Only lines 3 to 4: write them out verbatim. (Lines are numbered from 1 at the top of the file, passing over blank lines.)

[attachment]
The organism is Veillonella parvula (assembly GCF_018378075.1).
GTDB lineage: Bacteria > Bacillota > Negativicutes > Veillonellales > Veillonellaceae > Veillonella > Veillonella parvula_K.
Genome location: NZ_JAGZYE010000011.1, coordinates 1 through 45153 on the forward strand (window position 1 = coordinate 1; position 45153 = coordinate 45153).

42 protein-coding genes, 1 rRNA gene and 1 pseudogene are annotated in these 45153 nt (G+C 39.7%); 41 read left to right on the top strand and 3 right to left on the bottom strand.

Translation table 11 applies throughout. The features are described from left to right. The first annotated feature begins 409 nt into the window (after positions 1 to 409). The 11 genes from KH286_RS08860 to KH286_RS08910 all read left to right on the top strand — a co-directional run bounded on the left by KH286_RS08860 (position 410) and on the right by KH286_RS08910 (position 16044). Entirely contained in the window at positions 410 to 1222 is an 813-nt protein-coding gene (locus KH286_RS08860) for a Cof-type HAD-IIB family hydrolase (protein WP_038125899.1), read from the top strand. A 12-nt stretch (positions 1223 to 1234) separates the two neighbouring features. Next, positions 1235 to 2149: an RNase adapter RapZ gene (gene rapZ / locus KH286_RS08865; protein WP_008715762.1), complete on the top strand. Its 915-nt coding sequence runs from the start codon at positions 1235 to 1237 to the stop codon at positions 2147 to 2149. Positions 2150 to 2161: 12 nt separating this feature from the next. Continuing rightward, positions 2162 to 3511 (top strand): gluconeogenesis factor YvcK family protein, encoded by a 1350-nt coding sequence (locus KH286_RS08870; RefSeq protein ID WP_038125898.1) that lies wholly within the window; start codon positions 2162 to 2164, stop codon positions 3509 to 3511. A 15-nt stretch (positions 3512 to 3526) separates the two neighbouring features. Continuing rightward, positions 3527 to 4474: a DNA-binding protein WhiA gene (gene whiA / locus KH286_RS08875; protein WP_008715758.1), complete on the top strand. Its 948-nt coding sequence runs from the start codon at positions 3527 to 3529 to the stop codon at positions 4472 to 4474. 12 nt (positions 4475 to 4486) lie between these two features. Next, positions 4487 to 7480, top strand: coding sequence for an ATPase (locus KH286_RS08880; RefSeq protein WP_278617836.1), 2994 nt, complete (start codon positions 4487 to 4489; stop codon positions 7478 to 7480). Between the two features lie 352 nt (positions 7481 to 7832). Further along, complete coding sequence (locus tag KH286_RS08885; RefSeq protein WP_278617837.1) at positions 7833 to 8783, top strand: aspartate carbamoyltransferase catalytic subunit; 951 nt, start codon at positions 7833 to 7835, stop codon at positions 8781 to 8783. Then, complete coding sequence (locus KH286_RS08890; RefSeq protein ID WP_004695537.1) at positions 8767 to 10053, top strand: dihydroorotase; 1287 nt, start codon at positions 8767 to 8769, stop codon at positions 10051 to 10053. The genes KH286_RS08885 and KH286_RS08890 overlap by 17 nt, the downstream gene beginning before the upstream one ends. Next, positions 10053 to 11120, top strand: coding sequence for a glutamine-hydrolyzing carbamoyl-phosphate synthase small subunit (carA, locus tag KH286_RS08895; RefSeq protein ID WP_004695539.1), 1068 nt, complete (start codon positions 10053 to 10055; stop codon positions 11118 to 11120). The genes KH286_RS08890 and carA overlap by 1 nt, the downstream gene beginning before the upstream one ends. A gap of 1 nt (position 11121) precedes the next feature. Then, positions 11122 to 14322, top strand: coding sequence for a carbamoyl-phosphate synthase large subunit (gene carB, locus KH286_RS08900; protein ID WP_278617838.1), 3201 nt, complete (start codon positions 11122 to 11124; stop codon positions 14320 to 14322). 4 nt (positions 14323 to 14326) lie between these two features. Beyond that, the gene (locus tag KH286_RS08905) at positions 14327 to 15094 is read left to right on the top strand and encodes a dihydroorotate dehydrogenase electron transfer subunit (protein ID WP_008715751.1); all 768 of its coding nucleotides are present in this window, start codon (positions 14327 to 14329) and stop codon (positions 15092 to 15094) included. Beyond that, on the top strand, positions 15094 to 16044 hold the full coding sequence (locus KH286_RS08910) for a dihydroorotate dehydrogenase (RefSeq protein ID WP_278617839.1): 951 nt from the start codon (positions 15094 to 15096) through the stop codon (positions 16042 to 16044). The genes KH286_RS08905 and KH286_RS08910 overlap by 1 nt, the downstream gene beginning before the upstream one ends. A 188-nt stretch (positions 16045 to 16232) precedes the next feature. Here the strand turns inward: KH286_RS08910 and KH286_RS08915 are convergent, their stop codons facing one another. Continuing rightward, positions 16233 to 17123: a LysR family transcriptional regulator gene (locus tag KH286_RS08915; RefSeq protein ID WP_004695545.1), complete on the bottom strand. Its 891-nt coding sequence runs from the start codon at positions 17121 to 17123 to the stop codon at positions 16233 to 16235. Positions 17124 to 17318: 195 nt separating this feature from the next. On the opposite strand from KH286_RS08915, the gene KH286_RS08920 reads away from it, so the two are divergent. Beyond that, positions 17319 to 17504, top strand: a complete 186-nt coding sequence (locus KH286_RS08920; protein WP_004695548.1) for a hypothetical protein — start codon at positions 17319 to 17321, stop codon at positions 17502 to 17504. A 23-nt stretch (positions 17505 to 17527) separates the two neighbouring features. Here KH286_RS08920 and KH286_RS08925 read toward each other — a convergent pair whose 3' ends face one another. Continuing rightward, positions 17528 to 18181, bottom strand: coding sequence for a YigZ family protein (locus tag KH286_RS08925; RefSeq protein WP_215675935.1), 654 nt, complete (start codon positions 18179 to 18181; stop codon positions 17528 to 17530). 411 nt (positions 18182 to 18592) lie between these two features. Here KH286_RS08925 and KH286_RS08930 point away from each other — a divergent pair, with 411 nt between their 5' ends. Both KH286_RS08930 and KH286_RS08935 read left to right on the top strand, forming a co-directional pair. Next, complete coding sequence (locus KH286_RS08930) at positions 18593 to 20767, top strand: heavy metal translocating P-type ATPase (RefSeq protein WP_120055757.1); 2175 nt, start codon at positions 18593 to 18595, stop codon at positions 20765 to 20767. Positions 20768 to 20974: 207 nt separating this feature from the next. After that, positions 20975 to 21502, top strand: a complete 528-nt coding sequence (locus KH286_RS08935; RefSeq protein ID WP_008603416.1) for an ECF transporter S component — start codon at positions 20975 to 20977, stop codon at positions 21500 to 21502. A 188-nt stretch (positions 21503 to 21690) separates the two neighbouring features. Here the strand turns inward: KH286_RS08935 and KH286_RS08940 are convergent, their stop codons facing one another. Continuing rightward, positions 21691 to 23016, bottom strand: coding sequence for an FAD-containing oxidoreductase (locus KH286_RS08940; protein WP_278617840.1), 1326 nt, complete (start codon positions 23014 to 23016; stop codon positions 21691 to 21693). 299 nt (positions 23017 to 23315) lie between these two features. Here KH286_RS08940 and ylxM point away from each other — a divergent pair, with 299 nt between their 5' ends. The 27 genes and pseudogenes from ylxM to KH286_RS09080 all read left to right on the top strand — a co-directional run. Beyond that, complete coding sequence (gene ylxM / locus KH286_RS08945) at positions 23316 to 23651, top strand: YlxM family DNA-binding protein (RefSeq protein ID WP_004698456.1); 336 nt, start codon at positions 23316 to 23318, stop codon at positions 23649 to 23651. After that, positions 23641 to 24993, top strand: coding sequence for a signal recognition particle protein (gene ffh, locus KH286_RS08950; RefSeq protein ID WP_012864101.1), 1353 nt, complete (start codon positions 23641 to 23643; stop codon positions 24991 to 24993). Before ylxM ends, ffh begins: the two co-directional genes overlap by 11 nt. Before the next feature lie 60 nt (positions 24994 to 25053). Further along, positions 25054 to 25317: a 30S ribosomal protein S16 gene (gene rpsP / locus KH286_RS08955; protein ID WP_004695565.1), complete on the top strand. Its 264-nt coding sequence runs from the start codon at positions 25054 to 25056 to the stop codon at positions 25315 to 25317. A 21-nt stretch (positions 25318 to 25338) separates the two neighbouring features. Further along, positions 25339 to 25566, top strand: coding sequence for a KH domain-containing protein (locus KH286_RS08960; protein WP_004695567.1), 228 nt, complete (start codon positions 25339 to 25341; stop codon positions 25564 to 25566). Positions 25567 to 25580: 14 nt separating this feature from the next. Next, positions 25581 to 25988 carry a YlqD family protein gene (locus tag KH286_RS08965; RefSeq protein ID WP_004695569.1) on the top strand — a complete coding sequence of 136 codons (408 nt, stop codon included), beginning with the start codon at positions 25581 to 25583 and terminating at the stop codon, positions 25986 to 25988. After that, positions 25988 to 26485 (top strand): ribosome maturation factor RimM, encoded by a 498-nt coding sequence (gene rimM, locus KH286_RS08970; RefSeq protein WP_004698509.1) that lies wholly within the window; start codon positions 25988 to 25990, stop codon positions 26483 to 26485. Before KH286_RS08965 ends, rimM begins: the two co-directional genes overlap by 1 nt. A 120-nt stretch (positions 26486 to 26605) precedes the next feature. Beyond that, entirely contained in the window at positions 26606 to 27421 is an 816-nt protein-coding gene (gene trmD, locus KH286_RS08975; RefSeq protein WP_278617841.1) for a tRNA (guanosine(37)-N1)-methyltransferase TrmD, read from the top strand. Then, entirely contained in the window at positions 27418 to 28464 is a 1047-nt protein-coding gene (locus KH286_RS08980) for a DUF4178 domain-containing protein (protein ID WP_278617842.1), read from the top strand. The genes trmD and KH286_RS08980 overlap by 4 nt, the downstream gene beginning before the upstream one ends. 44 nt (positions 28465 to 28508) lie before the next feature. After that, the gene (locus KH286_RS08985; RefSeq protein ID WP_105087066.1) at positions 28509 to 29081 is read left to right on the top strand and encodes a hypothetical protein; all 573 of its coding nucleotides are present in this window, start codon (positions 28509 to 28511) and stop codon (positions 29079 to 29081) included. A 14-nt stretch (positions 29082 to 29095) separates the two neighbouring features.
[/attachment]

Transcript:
Genome location: NZ_JAGZYE010000011.1, coordinates 1 through 45153 on the forward strand (window position 1 = coordinate 1; position 45153 = coordinate 45153).

42 protein-coding genes, 1 rRNA gene and 1 pseudogene are annotated in these 45153 nt (G+C 39.7%); 41 read left to right on the top strand and 3 right to left on the bottom strand.